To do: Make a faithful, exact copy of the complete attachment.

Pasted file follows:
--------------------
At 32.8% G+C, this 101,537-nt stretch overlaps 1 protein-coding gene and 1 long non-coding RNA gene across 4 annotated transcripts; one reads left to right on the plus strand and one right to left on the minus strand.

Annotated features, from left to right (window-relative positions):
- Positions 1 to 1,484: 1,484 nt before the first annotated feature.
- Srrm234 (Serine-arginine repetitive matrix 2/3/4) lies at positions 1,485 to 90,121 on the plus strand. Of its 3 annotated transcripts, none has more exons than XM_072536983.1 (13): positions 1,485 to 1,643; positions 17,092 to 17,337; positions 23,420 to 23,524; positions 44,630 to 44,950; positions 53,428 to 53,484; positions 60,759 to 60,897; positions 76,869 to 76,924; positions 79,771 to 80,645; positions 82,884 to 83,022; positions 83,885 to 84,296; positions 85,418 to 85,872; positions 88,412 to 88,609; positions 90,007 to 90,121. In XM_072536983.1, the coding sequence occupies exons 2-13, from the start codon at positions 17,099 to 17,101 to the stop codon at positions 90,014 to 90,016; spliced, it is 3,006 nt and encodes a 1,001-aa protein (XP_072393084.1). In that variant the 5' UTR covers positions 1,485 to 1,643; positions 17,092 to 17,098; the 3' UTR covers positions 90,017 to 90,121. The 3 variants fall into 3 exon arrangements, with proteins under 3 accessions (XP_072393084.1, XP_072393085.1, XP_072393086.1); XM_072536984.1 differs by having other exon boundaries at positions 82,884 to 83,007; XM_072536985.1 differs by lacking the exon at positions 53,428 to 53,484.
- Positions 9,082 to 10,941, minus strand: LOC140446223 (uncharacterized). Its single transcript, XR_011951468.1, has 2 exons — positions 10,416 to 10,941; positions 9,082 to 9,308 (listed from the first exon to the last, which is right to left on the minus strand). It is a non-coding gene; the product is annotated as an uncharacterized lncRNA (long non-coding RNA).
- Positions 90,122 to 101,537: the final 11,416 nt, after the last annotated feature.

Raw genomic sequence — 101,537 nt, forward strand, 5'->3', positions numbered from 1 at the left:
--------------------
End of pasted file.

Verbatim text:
At 32.8% G+C, this 101,537-nt stretch overlaps 1 protein-coding gene and 1 long non-coding RNA gene across 4 annotated transcripts; one reads left to right on the plus strand and one right to left on the minus strand.

Annotated features, from left to right (window-relative positions):
- Positions 1 to 1,484: 1,484 nt before the first annotated feature.
- Srrm234 (Serine-arginine repetitive matrix 2/3/4) lies at positions 1,485 to 90,121 on the plus strand. Of its 3 annotated transcripts, none has more exons than XM_072536983.1 (13): positions 1,485 to 1,643; positions 17,092 to 17,337; positions 23,420 to 23,524; positions 44,630 to 44,950; positions 53,428 to 53,484; positions 60,759 to 60,897; positions 76,869 to 76,924; positions 79,771 to 80,645; positions 82,884 to 83,022; positions 83,885 to 84,296; positions 85,418 to 85,872; positions 88,412 to 88,609; positions 90,007 to 90,121. In XM_072536983.1, the coding sequence occupies exons 2-13, from the start codon at positions 17,099 to 17,101 to the stop codon at positions 90,014 to 90,016; spliced, it is 3,006 nt and encodes a 1,001-aa protein (XP_072393084.1). In that variant the 5' UTR covers positions 1,485 to 1,643; positions 17,092 to 17,098; the 3' UTR covers positions 90,017 to 90,121. The 3 variants fall into 3 exon arrangements, with proteins under 3 accessions (XP_072393084.1, XP_072393085.1, XP_072393086.1); XM_072536984.1 differs by having other exon boundaries at positions 82,884 to 83,007; XM_072536985.1 differs by lacking the exon at positions 53,428 to 53,484.
- Positions 9,082 to 10,941, minus strand: LOC140446223 (uncharacterized). Its single transcript, XR_011951468.1, has 2 exons — positions 10,416 to 10,941; positions 9,082 to 9,308 (listed from the first exon to the last, which is right to left on the minus strand). It is a non-coding gene; the product is annotated as an uncharacterized lncRNA (long non-coding RNA).
- Positions 90,122 to 101,537: the final 11,416 nt, after the last annotated feature.

Raw genomic sequence — 101,537 nt, forward strand, 5'->3', positions numbered from 1 at the left: